The Miami boys have lost their pull

It had to happen eventually, but still… for the first time in months, the top post in this blog isn’t the one about Crockett and Tubbs. What will I attract readers with now? According to the search terms used most often to get here, Hellboy’s become more of a pull. Sorry, Colin Farrell – some big red dude with filed-off horns gets the virtual punters in the seats these days!

We’ve now finished Jackie Brown (this blogger here is getting old – halfway through JB I realised that it was way past my bedtime… and that before midnight!), and it definitely more than holds up. The care Tarantino takes with his characters is wonderful, and not a little surprising: I’m more used to Tarantino caring about his lines and close-ups of feet than about characters.

More than anything, Jackie Brown is the most (perhaps even the only) mature film Tarantino has made. Now, his appeal doesn’t necessarily lie in his maturity – in fact, his adolescent hyperactivity is part of his appeal – but it’s beautiful to see his talent put to the service of a story that is not just a fun ride. In our youth-obsessed pop culture, it’s rare to see such a perfectly executed, entertaining film that is essentially about getting old but that takes its older characters seriously.

P.S. for all the Hitchcock fans out there: Vanity Fair has done a photo shoot of iconic Hitchcock scenes with today’s actors. People might ask what the point is – I don’t. I think the photos are eminently cool. The lighting, the painterly, expressionistic colours, the actors chosen… it’s perfect. Check all of ’em out here.

Okay, the seagull on her head may hamper the effect a tad for some…

… but I gots to be that kinda blogger

When you read Internet comments on anything concerning Quentin Tarantino, you quickly realise two things: 1) You shouldn’t read Internet comments unless you get some sort of masochist enjoyment out of sustained idiocy; 2) Quentin Tarantino is considered a hack by lots of people who, by extension, think that Tarantino fans are wannabe hip wankers.

Now, I understand that QT’s films aren’t to everyone’s taste, and he’s definitely not one of those directors/writers who can do no wrong. But I would think that anyone with half an eye and a minimum of appreciation for movies should appreciate that Tarantino is anything but a hack. Pulp Fiction still holds up amazingly well 14 years after it came to cinemas. Jackie Brown is a bit of an odd one out – its relationship to the rest of QT’s oeuvre is roughly like that of The Straight Story to most other David Lynch movies. Many people who loved Pulp Fiction and Reservoir Dogs found Jackie Brown boring, and people who hated Tarantino’s earlier films (or Kill Bill, if they started from the other end) probably didn’t even see the movie.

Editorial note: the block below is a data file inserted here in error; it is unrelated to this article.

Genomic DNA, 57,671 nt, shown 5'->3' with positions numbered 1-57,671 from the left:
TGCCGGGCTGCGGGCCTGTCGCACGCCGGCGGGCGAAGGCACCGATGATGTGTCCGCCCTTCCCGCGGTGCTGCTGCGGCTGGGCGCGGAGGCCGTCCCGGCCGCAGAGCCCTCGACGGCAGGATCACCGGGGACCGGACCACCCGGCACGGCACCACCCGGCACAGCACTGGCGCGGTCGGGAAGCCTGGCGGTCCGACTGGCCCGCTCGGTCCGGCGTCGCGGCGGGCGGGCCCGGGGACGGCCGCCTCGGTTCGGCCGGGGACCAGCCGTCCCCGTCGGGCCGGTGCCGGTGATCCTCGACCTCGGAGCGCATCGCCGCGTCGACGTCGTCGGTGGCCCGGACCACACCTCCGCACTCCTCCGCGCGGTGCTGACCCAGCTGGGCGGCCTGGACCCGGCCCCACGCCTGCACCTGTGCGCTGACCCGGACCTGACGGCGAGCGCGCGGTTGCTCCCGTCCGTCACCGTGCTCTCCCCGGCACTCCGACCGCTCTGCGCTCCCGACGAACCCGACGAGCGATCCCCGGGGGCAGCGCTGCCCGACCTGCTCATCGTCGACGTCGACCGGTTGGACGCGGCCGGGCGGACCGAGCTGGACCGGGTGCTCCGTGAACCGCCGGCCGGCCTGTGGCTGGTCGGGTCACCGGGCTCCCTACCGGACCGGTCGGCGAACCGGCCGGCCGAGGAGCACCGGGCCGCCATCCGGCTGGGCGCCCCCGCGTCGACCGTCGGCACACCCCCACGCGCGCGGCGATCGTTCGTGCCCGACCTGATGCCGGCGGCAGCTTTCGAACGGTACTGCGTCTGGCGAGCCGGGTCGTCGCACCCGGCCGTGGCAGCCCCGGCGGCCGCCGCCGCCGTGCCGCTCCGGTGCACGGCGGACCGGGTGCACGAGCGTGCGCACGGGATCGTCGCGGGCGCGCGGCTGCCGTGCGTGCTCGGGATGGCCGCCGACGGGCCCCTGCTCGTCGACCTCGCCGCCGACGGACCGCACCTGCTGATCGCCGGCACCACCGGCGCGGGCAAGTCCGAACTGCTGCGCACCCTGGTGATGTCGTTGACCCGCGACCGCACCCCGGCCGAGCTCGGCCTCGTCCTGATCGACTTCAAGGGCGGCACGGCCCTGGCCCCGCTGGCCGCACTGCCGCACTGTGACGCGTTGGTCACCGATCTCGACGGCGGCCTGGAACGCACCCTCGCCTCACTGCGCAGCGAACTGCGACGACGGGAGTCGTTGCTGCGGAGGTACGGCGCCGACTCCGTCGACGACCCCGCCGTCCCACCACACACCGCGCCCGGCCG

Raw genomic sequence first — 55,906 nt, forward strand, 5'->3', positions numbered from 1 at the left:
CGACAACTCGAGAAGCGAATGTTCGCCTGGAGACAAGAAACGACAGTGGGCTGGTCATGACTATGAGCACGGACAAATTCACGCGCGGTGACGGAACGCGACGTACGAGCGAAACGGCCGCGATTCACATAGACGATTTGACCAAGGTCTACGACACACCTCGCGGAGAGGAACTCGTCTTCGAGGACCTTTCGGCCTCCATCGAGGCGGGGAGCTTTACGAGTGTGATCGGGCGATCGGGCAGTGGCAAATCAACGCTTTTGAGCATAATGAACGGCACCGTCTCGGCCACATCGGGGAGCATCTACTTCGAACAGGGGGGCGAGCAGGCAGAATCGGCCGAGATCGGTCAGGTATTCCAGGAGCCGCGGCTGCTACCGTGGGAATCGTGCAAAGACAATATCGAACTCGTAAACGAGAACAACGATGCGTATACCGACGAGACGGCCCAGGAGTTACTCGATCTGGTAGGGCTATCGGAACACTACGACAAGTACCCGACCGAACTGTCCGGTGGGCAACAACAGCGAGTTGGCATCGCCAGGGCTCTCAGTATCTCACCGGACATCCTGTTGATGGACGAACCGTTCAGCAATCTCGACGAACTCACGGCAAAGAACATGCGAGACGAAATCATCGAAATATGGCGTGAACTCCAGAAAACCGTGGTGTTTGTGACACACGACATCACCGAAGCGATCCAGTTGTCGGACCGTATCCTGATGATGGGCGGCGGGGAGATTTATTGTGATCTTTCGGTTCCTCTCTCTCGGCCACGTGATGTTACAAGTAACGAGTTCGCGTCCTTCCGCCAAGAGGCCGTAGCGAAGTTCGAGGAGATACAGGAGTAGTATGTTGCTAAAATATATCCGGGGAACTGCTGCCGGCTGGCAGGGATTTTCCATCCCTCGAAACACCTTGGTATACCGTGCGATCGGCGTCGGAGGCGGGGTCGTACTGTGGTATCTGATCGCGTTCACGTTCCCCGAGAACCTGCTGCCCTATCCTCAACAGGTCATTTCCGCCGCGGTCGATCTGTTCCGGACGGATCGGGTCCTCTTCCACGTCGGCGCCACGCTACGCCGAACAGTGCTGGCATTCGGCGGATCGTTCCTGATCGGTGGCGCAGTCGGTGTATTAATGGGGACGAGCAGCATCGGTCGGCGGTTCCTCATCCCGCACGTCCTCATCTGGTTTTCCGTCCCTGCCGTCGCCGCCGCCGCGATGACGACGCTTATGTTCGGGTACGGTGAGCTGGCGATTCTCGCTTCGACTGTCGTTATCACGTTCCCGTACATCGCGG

We started watching it yesterday evening – for the first time since the DVD came out, in my case – and from the very beginning, the Miramax logo appearing on screen to the strains of Bobby Womack’s Across 110th Street, I got the same giddy feeling that I got from most of Tarantino’s movies. Apart from anything else, the guy knows how to use a soundtrack to accompany and reinforce his images. The film’s intro is one of the coolest in all of American cinema, and its simplicity makes it even cooler. Pam Grier, seen through Tarantino’s lens, is both a real person and utterly iconic. Neither the music nor the images without the other would work nearly as well:

What I only realised yesterday was that, once that intro is over, it’s half an hour before Jackie Brown (the title character!) is back on screen. But that introductory sequence has burnt her into our mind’s retina. It’s her film.

But it’s also the rest of the cast’s film; most if not all of the main characters are played brilliantly. I still haven’t warmed to Bridget Fonda, I have to admit, neither in this movie nor in most others (except A Simple Plan), but it’s fascinating what Tarantino does with Samuel L. Jackson and Robert De Niro. In a way it’s a shame that Jackson was so good in Pulp Fiction, because in most films that followed it he did minor variations on Jules Winfield only, becoming a self-parody. He was never less than cool but neither was he more than Samuel L. Jackson(tm). Robbie Ordell, though, is different. Not wildly different, but he takes his earlier character and makes him into something colder, more real and more frightening.

Robert De Niro, though, is an actor who has rarely impressed me in the last ten years or so. He too has  been playing reduced versions of his earlier parts, also becoming a caricature of himself in so many movies. His Louis Gara is a comic figure in his slowness, yet it’s much more differentiated a performance than you might think at first. And his scene with Bridget Fonda is one of the most cuttingly funny sex scenes in American movies. For now, I’ll leave you with it:

Blue, extraordinary and oh so pulpy

Sorry, guys… Not enough sleep and no coffee make this guy uncreative. I could write something about today’s episode of Six Feet Under (“The Silence”), but then, something about its ending made me feel all blue.

Nate and Maggie

Or should I write about League of Extraordinary Gentlemen: The Black Dossier today? Well, considering that the annotations file on that one is more than 50’000 words long, I think that my review should wait until I’ve had more sleep.

The Black Dossier

So… should I write about Pulp Fiction, which I watched again yesterday, for the first time after years? Thing is, so much has already been written about Pulp Fiction, so I think I’ll just leave it at saying that the film is as fresh and as cool as it was back then (has Samuel L. Jackson ever been cooler?). And here’s a little something to keep you happy ’till the next blog entry: